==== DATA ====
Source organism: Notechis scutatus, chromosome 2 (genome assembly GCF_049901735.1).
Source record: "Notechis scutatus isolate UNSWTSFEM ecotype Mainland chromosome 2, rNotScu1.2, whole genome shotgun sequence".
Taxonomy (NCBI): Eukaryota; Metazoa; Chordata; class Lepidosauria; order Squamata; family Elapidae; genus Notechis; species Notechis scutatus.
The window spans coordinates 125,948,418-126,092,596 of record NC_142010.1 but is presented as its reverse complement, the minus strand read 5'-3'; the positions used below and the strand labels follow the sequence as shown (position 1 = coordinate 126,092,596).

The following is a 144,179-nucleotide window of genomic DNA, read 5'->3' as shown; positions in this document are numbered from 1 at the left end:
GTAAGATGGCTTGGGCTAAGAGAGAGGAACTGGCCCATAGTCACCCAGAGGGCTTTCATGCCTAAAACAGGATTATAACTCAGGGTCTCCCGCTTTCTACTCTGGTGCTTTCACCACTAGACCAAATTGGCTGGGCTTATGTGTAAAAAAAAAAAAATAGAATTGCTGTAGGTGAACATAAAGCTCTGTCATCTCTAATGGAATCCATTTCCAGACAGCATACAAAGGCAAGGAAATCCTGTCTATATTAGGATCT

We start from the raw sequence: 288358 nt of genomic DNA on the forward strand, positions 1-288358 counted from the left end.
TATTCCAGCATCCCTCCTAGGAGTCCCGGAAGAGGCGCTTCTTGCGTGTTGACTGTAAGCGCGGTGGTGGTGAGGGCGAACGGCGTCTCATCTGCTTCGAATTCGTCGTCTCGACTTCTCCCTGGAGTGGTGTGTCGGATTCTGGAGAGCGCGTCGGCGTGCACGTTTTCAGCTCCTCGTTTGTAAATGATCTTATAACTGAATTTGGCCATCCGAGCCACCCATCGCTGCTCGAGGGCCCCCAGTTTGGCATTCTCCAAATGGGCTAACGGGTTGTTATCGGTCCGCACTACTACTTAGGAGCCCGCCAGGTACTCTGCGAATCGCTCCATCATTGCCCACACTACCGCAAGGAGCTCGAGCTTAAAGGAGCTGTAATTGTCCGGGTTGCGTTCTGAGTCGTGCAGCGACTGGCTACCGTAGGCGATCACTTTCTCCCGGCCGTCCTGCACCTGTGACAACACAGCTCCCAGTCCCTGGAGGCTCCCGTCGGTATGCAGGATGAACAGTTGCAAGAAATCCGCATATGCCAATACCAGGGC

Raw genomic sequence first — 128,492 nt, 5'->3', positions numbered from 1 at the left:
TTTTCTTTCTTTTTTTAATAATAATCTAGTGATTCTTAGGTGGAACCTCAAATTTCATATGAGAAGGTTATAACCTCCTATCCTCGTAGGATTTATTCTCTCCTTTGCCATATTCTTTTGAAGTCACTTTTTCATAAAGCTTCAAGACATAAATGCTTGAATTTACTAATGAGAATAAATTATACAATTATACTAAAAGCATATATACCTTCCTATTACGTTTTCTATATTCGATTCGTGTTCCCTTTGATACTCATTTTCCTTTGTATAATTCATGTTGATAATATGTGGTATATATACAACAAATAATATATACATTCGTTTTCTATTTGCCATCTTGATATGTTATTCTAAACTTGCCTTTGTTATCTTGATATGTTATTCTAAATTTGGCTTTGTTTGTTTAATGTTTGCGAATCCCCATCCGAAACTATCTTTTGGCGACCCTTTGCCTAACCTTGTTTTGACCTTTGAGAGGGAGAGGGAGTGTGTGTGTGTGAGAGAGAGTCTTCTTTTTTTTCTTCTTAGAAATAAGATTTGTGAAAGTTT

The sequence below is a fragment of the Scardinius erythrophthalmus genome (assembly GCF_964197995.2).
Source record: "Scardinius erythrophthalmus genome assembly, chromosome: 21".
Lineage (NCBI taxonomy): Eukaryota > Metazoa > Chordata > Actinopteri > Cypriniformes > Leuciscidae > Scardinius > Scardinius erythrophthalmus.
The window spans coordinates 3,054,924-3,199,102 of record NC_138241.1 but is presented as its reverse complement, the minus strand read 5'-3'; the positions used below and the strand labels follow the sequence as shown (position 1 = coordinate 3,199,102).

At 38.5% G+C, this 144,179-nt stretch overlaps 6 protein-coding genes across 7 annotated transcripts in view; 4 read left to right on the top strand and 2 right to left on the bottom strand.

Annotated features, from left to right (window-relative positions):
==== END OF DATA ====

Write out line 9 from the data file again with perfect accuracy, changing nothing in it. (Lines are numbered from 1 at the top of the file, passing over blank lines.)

Raw genomic sequence first — 128,492 nt, 5'->3', positions numbered from 1 at the left: